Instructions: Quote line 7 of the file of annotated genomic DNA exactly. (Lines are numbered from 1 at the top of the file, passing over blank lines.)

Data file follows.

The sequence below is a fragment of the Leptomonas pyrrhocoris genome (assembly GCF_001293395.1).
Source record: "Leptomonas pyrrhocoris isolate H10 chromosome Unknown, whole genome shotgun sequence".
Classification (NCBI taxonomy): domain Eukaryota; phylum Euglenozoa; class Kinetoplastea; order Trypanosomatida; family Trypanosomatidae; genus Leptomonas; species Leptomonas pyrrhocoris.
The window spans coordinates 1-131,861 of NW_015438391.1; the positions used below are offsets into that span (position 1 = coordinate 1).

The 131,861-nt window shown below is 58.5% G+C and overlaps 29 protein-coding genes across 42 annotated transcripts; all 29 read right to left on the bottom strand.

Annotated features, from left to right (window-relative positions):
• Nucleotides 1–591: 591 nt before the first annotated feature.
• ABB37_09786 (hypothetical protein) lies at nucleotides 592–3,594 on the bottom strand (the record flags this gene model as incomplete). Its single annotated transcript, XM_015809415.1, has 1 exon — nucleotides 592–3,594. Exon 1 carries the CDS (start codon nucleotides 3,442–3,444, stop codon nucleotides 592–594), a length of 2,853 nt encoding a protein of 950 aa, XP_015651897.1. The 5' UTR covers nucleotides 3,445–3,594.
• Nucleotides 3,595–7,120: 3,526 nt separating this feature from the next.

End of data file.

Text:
• Nucleotides 1–591: 591 nt before the first annotated feature.